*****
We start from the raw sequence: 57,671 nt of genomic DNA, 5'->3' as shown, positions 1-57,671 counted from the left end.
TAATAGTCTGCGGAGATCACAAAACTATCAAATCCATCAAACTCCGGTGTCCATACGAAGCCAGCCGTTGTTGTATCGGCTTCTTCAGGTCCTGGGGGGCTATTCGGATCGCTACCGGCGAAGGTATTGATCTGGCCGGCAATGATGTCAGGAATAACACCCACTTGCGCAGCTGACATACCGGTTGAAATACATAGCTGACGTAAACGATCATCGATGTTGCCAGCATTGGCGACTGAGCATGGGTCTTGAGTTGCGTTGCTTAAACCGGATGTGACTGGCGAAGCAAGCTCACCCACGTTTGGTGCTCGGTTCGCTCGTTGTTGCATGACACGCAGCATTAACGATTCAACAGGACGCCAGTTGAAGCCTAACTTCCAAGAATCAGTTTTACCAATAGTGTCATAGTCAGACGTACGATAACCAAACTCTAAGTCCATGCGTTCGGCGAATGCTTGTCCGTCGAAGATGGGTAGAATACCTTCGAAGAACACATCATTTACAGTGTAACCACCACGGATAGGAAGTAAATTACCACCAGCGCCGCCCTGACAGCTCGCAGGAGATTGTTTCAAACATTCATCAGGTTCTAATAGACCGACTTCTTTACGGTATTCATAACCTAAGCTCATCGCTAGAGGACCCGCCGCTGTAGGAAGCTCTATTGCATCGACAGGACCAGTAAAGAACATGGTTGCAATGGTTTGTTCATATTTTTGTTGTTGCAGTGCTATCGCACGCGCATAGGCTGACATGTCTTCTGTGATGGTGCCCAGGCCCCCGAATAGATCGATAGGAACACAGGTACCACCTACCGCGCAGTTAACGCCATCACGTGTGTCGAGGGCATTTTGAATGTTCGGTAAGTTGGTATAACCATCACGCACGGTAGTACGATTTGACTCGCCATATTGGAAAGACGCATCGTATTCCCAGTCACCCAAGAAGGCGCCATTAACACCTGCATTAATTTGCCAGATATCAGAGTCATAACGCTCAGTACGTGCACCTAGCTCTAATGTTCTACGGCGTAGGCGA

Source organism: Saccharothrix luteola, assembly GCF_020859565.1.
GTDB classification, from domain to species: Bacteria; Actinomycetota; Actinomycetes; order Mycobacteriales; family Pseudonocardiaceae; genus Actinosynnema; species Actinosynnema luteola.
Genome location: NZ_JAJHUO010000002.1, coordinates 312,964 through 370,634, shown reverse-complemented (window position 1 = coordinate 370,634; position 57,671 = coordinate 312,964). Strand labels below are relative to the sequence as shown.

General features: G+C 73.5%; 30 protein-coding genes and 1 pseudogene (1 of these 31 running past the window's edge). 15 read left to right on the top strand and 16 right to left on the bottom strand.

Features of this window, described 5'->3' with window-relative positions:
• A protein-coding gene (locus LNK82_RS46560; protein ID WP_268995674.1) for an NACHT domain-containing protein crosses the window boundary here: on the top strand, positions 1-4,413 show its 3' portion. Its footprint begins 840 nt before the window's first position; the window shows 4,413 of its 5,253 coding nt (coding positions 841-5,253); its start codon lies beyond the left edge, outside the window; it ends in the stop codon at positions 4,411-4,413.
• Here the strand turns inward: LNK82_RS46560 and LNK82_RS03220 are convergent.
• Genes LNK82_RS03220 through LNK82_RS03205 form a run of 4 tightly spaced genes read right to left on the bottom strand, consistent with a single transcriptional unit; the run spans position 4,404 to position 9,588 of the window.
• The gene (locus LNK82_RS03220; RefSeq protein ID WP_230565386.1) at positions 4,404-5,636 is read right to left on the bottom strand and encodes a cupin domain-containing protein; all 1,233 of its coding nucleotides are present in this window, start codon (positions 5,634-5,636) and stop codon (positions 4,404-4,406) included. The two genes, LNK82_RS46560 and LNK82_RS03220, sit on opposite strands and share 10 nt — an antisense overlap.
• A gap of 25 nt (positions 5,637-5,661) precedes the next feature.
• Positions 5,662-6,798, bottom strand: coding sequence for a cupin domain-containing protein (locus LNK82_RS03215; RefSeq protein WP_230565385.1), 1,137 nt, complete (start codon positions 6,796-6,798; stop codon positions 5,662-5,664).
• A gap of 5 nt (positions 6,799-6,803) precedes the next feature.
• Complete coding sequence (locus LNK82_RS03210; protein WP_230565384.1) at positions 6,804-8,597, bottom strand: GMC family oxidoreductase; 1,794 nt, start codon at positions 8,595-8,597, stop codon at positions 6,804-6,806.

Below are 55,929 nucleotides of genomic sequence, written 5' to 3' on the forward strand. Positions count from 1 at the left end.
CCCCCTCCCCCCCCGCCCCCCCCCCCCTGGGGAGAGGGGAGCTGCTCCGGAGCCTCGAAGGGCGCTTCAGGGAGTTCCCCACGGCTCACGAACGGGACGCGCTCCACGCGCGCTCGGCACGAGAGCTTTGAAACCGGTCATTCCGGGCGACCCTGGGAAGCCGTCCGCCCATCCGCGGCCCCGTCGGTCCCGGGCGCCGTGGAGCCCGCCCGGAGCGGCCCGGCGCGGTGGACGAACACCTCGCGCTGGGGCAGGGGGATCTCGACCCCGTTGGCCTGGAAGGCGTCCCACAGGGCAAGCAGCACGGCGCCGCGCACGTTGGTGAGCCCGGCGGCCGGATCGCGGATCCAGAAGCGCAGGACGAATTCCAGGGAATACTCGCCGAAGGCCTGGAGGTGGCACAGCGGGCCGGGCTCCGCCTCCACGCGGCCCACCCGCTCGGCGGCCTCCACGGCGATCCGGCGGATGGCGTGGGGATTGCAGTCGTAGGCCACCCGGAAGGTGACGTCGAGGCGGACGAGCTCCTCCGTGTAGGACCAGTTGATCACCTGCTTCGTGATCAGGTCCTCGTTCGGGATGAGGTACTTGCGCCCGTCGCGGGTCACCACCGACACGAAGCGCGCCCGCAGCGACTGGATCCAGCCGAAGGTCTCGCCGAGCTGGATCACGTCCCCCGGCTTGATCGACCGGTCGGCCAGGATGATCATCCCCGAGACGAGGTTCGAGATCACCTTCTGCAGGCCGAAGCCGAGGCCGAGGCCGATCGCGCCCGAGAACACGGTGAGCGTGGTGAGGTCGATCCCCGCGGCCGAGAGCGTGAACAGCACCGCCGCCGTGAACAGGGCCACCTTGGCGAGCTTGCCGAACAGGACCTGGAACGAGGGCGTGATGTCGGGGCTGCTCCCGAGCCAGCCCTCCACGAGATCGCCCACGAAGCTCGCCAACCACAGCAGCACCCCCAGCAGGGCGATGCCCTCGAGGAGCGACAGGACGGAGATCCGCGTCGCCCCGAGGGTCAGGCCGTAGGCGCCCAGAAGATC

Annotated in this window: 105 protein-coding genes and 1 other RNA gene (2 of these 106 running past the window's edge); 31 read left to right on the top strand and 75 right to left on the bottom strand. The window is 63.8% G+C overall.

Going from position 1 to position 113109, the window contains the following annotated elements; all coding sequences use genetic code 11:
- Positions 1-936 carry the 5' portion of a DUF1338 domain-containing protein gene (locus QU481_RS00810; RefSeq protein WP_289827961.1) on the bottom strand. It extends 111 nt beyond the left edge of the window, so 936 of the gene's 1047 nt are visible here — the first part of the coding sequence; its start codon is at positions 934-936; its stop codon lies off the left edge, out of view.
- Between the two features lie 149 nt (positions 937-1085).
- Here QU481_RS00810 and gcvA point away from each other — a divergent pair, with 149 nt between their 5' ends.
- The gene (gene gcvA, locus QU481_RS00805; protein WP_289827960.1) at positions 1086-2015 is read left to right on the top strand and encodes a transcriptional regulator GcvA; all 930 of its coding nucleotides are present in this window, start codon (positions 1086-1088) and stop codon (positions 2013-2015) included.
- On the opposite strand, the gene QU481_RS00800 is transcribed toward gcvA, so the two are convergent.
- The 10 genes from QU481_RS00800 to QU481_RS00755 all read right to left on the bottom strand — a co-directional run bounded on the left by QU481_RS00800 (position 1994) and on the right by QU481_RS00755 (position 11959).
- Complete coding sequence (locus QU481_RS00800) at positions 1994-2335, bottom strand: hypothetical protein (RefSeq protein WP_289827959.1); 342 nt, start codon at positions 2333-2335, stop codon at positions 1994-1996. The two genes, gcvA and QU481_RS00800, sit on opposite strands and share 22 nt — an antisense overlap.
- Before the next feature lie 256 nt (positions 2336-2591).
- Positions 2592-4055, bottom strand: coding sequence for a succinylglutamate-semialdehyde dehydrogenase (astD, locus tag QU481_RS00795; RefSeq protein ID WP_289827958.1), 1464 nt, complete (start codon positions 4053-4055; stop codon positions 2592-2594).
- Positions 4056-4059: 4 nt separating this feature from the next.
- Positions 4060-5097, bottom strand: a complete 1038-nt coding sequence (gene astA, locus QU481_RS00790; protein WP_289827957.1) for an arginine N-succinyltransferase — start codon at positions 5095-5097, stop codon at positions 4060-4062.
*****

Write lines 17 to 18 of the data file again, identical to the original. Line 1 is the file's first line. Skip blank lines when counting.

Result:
CCCCCTCCCCCCCCGCCCCCCCCCCCCTGGGGAGAGGGGAGCTGCTCCGGAGCCTCGAAGGGCGCTTCAGGGAGTTCCCCACGGCTCACGAACGGGACGCGCTCCACGCGCGCTCGGCACGAGAGCTTTGAAACCGGTCATTCCGGGCGACCCTGGGAAGCCGTCCGCCCATCCGCGGCCCCGTCGGTCCCGGGCGCCGTGGAGCCCGCCCGGAGCGGCCCGGCGCGGTGGACGAACACCTCGCGCTGGGGCAGGGGGATCTCGACCCCGTTGGCCTGGAAGGCGTCCCACAGGGCAAGCAGCACGGCGCCGCGCACGTTGGTGAGCCCGGCGGCCGGATCGCGGATCCAGAAGCGCAGGACGAATTCCAGGGAATACTCGCCGAAGGCCTGGAGGTGGCACAGCGGGCCGGGCTCCGCCTCCACGCGGCCCACCCGCTCGGCGGCCTCCACGGCGATCCGGCGGATGGCGTGGGGATTGCAGTCGTAGGCCACCCGGAAGGTGACGTCGAGGCGGACGAGCTCCTCCGTGTAGGACCAGTTGATCACCTGCTTCGTGATCAGGTCCTCGTTCGGGATGAGGTACTTGCGCCCGTCGCGGGTCACCACCGACACGAAGCGCGCCCGCAGCGACTGGATCCAGCCGAAGGTCTCGCCGAGCTGGATCACGTCCCCCGGCTTGATCGACCGGTCGGCCAGGATGATCATCCCCGAGACGAGGTTCGAGATCACCTTCTGCAGGCCGAAGCCGAGGCCGAGGCCGATCGCGCCCGAGAACACGGTGAGCGTGGTGAGGTCGATCCCCGCGGCCGAGAGCGTGAACAGCACCGCCGCCGTGAACAGGGCCACCTTGGCGAGCTTGCCGAACAGGACCTGGAACGAGGGCGTGATGTCGGGGCTGCTCCCGAGCCAGCCCTCCACGAGATCGCCCACGAAGCTCGCCAACCACAGCAGCACCCCCAGCAGGGCGATGCCCTCGAGGAGCGACAGGACGGAGATCCGCGTCGCCCCGAGGGTCAGGCCGTAGGCGCCCAGAAGATC

Annotated in this window: 105 protein-coding genes and 1 other RNA gene (2 of these 106 running past the window's edge); 31 read left to right on the top strand and 75 right to left on the bottom strand. The window is 63.8% G+C overall.